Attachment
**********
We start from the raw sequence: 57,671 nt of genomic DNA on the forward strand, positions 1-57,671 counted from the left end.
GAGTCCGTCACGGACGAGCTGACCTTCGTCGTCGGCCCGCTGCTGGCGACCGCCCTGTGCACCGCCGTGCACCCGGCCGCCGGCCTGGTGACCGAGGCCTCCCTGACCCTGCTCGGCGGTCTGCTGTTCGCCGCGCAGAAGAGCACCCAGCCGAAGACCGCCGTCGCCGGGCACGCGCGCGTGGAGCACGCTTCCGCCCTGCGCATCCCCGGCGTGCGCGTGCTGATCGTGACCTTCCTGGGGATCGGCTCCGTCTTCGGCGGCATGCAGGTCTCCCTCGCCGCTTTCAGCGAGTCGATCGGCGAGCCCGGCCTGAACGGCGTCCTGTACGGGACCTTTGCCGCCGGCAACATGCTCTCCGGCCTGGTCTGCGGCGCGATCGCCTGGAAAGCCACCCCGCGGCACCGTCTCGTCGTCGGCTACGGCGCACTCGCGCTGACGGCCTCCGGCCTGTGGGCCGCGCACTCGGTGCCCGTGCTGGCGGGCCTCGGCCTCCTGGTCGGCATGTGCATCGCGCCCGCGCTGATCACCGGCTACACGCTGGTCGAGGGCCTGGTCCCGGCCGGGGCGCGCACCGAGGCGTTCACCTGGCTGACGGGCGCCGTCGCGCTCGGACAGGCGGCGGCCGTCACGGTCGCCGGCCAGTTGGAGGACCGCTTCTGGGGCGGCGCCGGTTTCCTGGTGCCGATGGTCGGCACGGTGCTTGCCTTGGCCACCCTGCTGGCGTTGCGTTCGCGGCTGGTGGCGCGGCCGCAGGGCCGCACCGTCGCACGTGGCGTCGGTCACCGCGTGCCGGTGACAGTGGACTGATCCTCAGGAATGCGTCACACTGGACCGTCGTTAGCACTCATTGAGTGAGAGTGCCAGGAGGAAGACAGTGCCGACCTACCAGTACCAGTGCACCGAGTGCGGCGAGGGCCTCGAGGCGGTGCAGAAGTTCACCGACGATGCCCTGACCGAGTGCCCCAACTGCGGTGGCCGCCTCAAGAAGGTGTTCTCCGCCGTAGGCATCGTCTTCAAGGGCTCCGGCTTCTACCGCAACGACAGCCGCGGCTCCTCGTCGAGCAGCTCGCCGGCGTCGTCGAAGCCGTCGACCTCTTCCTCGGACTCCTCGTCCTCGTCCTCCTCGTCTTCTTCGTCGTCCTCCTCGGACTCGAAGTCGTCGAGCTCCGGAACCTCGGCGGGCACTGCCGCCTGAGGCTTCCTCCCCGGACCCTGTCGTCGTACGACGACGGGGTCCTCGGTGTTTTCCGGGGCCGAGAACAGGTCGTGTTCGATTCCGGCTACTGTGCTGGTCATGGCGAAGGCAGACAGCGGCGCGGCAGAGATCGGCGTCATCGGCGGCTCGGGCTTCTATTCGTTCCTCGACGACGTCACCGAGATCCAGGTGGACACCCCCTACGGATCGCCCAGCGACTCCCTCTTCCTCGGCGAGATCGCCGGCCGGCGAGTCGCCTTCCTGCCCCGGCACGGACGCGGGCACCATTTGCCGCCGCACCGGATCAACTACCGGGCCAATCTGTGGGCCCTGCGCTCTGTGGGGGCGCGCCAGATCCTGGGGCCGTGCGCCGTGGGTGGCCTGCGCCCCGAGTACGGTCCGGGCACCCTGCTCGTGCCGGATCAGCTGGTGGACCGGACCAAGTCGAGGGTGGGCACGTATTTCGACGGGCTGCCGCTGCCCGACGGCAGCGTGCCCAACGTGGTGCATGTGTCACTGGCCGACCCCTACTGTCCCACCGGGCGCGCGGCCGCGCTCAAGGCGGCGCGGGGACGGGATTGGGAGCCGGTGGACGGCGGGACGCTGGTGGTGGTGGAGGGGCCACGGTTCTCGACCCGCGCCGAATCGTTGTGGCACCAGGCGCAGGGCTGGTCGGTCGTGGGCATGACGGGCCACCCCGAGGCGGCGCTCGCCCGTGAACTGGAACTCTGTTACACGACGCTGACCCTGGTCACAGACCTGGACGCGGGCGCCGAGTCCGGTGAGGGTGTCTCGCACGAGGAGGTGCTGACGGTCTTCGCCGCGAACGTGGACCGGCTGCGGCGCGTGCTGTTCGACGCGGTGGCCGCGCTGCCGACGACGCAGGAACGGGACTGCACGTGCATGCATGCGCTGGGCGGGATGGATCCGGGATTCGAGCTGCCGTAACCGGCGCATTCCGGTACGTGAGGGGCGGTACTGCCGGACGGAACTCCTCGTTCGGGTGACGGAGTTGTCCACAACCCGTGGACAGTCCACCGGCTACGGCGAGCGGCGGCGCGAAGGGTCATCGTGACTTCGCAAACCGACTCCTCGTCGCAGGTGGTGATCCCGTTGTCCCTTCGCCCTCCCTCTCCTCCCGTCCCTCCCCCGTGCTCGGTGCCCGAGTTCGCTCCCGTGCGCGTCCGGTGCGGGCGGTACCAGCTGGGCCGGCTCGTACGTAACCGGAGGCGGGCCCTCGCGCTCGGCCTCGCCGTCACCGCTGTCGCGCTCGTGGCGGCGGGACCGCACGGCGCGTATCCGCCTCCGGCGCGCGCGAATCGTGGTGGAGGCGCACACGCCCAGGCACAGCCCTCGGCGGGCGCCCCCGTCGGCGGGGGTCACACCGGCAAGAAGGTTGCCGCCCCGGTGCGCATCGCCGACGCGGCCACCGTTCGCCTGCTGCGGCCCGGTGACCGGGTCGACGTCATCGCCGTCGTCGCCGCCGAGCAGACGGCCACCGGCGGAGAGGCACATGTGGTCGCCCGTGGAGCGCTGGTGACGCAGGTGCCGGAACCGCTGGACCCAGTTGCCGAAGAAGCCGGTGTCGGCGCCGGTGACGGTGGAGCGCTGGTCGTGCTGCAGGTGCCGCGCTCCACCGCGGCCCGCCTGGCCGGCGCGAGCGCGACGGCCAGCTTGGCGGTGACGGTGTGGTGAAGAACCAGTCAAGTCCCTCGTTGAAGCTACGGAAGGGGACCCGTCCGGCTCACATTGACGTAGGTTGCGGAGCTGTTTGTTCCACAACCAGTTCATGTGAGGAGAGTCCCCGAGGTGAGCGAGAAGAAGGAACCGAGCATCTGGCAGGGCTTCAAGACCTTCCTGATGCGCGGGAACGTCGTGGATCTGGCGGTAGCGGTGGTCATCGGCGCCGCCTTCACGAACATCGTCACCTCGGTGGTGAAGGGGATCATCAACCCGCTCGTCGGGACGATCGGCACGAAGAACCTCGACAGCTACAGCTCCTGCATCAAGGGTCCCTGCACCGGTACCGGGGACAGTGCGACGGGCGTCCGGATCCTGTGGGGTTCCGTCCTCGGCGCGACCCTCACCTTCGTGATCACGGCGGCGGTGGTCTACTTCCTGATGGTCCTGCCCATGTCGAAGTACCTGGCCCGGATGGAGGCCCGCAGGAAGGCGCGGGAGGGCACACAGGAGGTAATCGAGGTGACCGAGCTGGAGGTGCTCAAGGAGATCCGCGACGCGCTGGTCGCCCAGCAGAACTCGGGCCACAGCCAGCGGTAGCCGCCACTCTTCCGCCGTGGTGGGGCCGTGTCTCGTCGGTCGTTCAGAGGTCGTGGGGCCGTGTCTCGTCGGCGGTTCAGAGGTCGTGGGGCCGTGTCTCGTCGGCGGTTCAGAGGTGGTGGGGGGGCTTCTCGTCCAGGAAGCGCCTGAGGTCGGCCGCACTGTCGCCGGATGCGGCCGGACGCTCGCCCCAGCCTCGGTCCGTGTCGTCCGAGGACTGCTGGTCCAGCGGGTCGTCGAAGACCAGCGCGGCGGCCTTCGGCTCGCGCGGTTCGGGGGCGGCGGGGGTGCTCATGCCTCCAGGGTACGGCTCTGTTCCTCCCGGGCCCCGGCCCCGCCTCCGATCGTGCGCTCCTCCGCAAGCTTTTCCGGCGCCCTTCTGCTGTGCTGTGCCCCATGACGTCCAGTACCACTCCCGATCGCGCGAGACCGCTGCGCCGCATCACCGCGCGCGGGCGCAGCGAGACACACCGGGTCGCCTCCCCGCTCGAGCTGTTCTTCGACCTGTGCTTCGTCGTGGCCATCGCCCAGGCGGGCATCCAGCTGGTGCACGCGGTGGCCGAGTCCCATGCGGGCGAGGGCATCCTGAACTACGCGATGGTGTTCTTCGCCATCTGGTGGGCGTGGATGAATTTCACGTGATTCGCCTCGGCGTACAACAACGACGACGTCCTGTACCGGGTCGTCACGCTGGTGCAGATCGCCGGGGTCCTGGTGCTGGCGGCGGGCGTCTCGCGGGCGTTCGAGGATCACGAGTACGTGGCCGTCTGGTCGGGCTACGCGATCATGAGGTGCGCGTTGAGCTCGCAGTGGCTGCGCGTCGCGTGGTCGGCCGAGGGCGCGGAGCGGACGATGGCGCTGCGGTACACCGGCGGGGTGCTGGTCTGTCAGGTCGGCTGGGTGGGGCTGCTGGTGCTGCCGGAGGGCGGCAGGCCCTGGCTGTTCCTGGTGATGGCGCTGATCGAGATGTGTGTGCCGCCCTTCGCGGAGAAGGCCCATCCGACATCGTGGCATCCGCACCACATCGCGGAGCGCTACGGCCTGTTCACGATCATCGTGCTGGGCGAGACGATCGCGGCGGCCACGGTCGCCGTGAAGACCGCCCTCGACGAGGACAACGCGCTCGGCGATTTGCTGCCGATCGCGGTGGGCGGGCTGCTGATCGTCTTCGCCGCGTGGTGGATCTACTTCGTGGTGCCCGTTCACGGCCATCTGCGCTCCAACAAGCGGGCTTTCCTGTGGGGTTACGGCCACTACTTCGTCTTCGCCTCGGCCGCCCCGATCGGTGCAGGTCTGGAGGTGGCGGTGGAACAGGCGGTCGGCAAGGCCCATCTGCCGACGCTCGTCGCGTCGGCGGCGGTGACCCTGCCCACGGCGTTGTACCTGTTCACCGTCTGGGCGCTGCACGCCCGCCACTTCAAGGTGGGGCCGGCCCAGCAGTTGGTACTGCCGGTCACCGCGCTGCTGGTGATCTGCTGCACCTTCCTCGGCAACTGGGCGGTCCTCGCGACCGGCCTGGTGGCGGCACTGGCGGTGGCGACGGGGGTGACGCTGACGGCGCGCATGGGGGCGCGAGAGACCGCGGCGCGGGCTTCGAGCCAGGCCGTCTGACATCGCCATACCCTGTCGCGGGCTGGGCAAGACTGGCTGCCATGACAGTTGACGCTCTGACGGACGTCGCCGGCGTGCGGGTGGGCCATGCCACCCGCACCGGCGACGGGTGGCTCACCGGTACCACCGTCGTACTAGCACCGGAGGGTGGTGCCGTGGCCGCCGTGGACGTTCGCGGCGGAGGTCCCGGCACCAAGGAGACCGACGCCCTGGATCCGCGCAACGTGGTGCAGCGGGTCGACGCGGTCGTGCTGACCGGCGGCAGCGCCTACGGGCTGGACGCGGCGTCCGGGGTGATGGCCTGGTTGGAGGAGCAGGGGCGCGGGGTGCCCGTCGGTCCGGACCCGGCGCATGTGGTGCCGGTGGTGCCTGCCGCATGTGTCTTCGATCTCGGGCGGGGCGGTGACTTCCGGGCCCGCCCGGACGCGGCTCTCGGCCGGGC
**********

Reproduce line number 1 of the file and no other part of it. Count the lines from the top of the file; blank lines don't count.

We start from the raw sequence: 57,671 nt of genomic DNA on the forward strand, positions 1-57,671 counted from the left end.